High On The Hog

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Toll strikes it rich with a $1.3 million model in South Florida. Can this be production building?

February 01, 2001

 

Mizner is the name of the community, and that familiar South Florida style is reflected in the Mediterranean exterior architecture of the Carrington.

 

There's something strange going on in Florida, and it has nothing to do with the conduct of elections.

Florida's luxury production, second-home market has always been a little unreal. It's disconnected from the things that drive that sector everywhere else in the country, like local economic conditions, job creation and mortgage rate fluctuations. When wealthy people anywhere in the country close a big deal, make a kill-ing in the stock market or even just pass the age of 50, they seem to show up in Palm Beach, Boca Raton, Sarasota or Naples ready to buy a house.

Now remember, the target market is still snowbird empty-nester couples (at least, for the most part). The trend that's emerging is sales running to big, two-story houses. Not just a little bit bigger. We're talking about very big houses, with four, five or even six bedrooms. And two-story houses lead the parade, where con-ventional wisdom used to dictate that older buyers hate climbing stairs and won't go for a two-story.

 

A spacious and beautifully appointed study is located just off the foyer rotunda to allow the owner a space in which to work and host business visitors.

 

As the size of Florida luxury sales leaders esca-lates, so does the price. It's not uncommon to see de-velopments where the average sale price tops $700,000. And these are inland, luxury production communities (not custom), usually on a golf course, but not on the ocean.

An example of this trend is Toll Brothers' Mizner Country Club in Boca Raton. Toll opened six model homes in this 384-acre golf club community at the opening of last year's selling season in Florida (late December, 1999). There are two models for each of three product lines-large homes on 75- X 140-foot lots and zero-lot-line homes on either 65- X 140-foot or 50- X 140-foot lots. The range for the full offering is 2580 to 4487 square feet, base priced from $409,975 to $799,975. Guess which house is the best-seller?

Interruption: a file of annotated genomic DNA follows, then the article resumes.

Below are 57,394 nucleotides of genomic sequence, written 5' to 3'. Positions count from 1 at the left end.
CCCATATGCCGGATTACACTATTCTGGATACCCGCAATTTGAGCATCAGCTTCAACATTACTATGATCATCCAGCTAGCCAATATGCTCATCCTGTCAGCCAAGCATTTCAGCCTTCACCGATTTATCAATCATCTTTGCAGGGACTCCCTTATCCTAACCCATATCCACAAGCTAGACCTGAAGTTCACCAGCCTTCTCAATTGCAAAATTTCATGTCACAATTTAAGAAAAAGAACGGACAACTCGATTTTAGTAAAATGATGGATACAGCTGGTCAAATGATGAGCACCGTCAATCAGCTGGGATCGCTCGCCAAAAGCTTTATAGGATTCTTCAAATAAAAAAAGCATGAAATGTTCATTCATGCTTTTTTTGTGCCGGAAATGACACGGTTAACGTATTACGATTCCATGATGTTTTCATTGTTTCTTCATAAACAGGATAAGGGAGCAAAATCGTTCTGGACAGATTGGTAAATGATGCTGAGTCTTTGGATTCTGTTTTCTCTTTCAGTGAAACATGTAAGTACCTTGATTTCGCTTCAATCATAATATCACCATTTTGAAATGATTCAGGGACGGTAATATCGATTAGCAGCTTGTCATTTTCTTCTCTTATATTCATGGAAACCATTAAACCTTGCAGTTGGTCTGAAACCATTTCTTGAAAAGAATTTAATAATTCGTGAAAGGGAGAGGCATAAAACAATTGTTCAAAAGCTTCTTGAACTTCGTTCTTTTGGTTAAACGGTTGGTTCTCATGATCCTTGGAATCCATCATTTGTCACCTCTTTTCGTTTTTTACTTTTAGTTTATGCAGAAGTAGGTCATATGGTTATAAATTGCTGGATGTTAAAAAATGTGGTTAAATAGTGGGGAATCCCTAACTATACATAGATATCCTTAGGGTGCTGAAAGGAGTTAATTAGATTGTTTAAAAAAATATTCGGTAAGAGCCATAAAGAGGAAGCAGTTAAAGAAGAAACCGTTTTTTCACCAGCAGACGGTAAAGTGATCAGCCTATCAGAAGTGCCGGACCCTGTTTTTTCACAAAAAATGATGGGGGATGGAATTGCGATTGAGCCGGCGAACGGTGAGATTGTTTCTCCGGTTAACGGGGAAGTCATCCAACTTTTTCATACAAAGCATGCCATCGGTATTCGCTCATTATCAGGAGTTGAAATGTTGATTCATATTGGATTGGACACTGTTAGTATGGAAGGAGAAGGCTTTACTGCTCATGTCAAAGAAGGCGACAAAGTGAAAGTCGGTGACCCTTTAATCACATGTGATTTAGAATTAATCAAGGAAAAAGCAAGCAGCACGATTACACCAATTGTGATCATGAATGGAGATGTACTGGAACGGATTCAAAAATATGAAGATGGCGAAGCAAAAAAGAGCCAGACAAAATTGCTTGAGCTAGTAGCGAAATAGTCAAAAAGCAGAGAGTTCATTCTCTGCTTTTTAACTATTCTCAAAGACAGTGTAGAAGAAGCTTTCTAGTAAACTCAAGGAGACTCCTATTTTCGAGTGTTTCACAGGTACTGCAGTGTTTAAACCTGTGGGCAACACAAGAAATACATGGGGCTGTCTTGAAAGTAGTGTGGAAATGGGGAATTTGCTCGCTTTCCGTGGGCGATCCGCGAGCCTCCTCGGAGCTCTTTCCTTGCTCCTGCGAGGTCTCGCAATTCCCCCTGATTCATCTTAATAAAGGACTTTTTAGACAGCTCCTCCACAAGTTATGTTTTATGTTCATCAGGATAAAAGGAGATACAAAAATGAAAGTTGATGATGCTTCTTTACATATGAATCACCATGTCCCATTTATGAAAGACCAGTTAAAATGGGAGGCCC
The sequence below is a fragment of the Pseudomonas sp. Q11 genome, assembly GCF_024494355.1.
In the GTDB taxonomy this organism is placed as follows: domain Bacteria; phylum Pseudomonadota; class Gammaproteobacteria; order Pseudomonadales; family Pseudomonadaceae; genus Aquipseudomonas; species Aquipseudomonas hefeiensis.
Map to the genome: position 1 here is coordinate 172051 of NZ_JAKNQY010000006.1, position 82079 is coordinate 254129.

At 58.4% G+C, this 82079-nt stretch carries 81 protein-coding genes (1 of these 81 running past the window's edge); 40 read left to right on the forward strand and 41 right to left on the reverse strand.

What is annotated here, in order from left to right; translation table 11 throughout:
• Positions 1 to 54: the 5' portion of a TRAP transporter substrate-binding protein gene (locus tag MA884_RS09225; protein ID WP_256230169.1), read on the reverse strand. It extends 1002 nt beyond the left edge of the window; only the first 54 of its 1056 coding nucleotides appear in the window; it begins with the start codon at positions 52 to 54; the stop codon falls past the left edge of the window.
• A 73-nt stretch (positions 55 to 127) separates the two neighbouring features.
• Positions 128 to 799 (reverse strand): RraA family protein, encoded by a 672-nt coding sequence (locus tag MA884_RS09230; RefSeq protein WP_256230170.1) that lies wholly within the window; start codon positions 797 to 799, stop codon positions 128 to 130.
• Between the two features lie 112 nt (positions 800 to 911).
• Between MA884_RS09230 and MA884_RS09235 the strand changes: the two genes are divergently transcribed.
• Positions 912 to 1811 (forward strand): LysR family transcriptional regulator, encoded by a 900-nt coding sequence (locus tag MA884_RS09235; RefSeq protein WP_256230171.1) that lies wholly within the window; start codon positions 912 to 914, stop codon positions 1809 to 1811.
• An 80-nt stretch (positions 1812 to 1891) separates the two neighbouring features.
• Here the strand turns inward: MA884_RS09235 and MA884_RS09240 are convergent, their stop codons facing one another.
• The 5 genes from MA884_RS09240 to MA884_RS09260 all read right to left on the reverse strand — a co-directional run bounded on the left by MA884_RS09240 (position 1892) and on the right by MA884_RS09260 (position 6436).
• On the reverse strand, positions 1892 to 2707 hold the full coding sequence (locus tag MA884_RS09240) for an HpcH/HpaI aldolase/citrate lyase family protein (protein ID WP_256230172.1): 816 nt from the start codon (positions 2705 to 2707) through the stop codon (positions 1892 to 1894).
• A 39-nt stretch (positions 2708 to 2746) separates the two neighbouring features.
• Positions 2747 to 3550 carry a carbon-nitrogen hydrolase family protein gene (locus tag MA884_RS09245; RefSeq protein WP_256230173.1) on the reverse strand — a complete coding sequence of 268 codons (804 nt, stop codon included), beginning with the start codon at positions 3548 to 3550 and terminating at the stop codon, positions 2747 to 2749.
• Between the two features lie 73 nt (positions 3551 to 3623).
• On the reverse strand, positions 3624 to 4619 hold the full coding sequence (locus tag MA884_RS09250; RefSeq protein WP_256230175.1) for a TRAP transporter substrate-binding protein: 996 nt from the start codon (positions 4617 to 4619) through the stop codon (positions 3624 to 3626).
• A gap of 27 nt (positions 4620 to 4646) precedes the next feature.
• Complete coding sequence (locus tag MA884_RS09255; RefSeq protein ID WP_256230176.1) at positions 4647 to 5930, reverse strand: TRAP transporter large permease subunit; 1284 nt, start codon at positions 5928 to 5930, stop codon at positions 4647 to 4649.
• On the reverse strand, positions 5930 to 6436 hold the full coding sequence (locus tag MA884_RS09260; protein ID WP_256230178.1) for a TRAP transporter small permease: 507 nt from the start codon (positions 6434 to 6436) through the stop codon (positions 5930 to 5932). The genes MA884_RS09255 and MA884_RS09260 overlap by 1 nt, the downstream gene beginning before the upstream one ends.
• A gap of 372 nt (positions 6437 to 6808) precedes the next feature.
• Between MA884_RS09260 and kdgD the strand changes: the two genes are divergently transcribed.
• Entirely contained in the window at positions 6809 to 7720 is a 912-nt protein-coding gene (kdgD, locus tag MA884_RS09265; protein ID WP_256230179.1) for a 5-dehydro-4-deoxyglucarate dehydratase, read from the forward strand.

A circular staircase leads from the entry rotunda and family room to a second floor loft. Ceilings in this part of the house soar to more than 20 feet.

 

Of course, it's the biggest one: the Carrington, a monster two-story, designed by Toll's in-house archi-tecture department, with 4487 square feet of air con-ditioned space, base priced at $799,975, but modeled at a cool $1.3 million. Add in the covered lanai, cov-ered entry and garage and the Carrington has 5453 square feet under roof.

Toll sold 117 houses at Mizner C.C. by mid-January of this year, at an average price of $750,000, and the clear sales leader is the Carrington, with 18 on the books.

This house is not just big in square footage. The bedroom count is also huge. There are five of them-two downstairs and three up. But the real shock is that this is a production-built home. "Hard construction costs run at $55 a square foot for the Carrington, in-cluding $16 a square foot worth of standard up-grades," says Dan Grosswald, Toll's vice president in charge of the Florida east coast division. "Those up-grades include a standard swimming pool."

 

Even the formal dining room has a ceiling coffered from 18 to 20 feet.

 

Kathleen Murphy is Toll's marketing coordinator in Boca Raton. She says there are hidden, local move-up families in the Mizner sales, but confirms that the target market is well-heeled, snowbird empty-nesters from the Northeast. "We've seen houses getting big-ger for a few years," she says. "It seems that people from up north are now spending more time in Florida during the winter, so they want a house down here that's closer to the size of their primary home."

Computer communications are now so good that business owners can stay in Florida for six months in-stead of one or two, says Grosswald. "If they stay that long, they know they'll get a stream of visitors, proba-bly including children and grandchildren. That's why they need all those bedrooms. But you'll notice that the master suite in the Carrington is still on the ground floor, along with another bedroom for guests or a housekeeper. That allows buyers to close off the up-stairs and use it only when it's needed for visiting families."

 

The family room is casual but sumptuous, showing the Midas touch of merchandisers from The Interiors Group of Boca Raton, Fla.

 

The Carrington is also big in cubic footage. Ceil-ings in foyer rotunda and living room soar to 22 and 20 feet. The family room and breakfast nook even have 14-foot ceilings, the kitchen ceiling is only eight inches lower. "It's typical flashy Boca style," says Grosswald, who knows a trend when he sees one.

Toll is now working on a new model at Mizner that will be 5400 square feet, base-priced at about $900,000.

 

Granite countertops and dark cabinetry create a sense of traditional luxury in the kitchen.

 

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